So, maybe you are the type of person who would pick up a magazine article on the 1829 locomotive or maybe you’re not. Regardless, if you see that kind of an article on your test, remember that your goal is not to learn about the 1829 locomotive. Your goal is to figure out why the author is discussing this topic and how he’s going about doing that. If you make your first priority understanding the author’s point of view rather than simply what the author is saying, you’ll be well on your way to a higher score.

 

Good luck and keep practicing!

 Wet Toilet Paper

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I watched a ridiculous commercial today. In it, customers sat in a salon and got their hair shampooed, but the stylists didn’t use any water. The result was a bunch of soapy messy customers. That was followed by this really ridiculous conclusion: You wouldn’t shampoo your hair without water, so why would you use toilet paper that didn’t have water in it.

 

I looked at my wife incredulously when I saw the ad because I couldn’t believe that the advertisers thought people would be stupid enough to look at that and nod along:

“Sure, water with shampoo makes sense, so why not water with toilet paper?”

 

However, the fact that this ad made it through several stages of review and made it to the air suggests to me that the advertisers do think that the public will go along with this. In order to make sure you’re not swept along, let’s take a look at the assumption present in this argument.

 

An argument’s general form is that there are premises—or pieces of evidence—that form the support for the final piece of an argument, the conclusion. Let’s take a look at this commercial in that form.

 

Shampooing with water is good + Shampooing without water is bad à Toilet paper with water is good

 

Now, I mentioned the two most important parts of the argument (conclusion and premises) but there is another piece that may be present. When the premises on their own do not conclusively establish the conclusion, the assumptions are the unstated pieces of evidence needed to get to the conclusion.

 

Some assumptions are probably safe. For instance, if I said I needed to deposit checks so I was going to the bank, it’s a good bet that I’m going to a financial institution rather than a food bank or a phone bank. However, the gap between the premises and the evidence leaves some room for doubt, and so that is an assumption we’re making. Identifying assumptions is a key skill on the GMAT, because you won’t be asked to judge how valid an assumption is, merely whether or not it is present.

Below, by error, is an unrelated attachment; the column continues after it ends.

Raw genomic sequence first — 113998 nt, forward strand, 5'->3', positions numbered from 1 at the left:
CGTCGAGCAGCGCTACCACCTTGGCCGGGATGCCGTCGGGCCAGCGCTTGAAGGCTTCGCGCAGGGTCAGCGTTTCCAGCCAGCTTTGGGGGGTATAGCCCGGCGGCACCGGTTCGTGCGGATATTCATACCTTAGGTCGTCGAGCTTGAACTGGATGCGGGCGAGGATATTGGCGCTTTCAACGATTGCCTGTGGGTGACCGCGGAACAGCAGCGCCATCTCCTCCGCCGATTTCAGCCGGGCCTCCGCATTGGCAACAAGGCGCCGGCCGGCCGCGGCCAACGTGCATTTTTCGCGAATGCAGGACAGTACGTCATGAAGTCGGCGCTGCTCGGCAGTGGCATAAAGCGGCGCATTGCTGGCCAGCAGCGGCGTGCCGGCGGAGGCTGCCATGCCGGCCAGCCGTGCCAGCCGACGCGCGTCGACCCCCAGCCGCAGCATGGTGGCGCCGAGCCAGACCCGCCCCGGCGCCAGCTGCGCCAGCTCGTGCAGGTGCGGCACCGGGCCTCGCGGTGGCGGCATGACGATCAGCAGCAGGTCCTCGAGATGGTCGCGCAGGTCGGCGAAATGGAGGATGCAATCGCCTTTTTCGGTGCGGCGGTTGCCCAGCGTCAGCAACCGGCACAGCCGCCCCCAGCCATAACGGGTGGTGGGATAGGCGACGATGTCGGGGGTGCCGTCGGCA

In this case, the commercial makes a common form of assumption called argumentation by analogy. In order to go along with the argument presented in the commercial, we have to believe that the subject of the evidence and the subject of the conclusion are similar enough that what’s true of one will also be true of the other. Let’s take another look at the argument with that assumption added in:

 

Shampooing with water is good + Shampooing without water is bad + (What’s good for shampooing is also good for toilet paper) à Toilet paper with water is good

 

With that link added, this argument is now logically sound. However, if you don’t believe this assumption you probably won’t be convinced that buying this brand of toilet paper is the best.

 

Keep the idea of assumptions in mind and look out for argumentation by analogy both on the test and on TV. If you can spot those assumptions well you’ll pick up some points and avoid the tricks of advertisers.